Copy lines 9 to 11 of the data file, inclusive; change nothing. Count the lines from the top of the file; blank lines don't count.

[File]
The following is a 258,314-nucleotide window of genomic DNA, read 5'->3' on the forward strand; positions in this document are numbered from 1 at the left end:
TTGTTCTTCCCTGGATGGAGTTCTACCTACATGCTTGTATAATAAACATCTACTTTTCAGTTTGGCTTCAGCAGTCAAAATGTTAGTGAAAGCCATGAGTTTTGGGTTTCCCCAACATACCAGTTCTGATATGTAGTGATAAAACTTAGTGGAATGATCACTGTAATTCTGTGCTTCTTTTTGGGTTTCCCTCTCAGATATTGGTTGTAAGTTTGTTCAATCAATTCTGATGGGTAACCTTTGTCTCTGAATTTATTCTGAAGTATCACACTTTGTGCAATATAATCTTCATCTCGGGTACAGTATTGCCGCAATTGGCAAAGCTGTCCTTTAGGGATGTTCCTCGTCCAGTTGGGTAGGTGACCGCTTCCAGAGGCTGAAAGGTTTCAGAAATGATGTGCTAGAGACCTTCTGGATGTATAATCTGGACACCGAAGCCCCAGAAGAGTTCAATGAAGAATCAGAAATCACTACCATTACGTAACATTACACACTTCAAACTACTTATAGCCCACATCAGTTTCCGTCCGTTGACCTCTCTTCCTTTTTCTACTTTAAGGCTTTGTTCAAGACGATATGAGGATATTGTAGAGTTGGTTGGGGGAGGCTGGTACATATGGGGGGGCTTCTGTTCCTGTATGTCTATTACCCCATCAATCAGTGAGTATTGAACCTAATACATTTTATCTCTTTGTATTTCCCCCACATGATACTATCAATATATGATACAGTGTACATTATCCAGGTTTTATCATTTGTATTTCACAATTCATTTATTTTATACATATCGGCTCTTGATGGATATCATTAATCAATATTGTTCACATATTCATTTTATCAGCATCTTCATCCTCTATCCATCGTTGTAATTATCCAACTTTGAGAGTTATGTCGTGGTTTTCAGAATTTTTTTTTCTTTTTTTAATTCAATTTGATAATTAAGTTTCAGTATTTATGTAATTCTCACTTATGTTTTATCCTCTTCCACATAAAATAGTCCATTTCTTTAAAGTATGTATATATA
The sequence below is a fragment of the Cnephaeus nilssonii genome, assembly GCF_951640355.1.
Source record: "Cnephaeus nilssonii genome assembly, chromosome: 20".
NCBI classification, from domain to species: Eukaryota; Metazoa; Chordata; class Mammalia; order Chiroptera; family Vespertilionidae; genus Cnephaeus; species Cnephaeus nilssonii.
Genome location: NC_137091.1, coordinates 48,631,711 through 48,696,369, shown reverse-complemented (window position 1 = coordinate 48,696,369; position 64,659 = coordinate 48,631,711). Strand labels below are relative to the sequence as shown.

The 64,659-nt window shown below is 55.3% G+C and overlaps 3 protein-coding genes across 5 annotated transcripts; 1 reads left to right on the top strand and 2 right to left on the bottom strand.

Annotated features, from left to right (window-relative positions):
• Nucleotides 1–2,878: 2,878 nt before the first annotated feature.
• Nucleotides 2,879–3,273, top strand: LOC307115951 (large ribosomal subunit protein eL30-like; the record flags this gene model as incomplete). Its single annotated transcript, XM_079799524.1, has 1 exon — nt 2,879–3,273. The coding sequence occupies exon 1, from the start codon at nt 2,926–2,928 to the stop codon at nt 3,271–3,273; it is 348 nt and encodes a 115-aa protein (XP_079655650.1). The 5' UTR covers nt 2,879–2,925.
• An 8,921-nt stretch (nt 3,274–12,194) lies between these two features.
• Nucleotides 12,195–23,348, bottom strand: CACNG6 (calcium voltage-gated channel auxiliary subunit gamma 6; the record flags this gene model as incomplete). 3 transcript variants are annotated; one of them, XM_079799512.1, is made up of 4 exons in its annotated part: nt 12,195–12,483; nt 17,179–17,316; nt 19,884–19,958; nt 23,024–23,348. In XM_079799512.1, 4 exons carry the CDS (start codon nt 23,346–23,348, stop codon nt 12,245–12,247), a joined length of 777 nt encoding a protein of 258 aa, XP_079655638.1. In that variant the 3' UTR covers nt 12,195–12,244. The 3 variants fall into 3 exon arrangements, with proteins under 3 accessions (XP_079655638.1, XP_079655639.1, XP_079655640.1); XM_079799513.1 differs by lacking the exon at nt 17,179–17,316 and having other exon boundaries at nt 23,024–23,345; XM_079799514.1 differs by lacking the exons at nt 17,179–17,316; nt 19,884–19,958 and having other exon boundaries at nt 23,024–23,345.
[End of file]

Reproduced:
• Nucleotides 1–2,878: 2,878 nt before the first annotated feature.
• Nucleotides 2,879–3,273, top strand: LOC307115951 (large ribosomal subunit protein eL30-like; the record flags this gene model as incomplete). Its single annotated transcript, XM_079799524.1, has 1 exon — nt 2,879–3,273. The coding sequence occupies exon 1, from the start codon at nt 2,926–2,928 to the stop codon at nt 3,271–3,273; it is 348 nt and encodes a 115-aa protein (XP_079655650.1). The 5' UTR covers nt 2,879–2,925.
• An 8,921-nt stretch (nt 3,274–12,194) lies between these two features.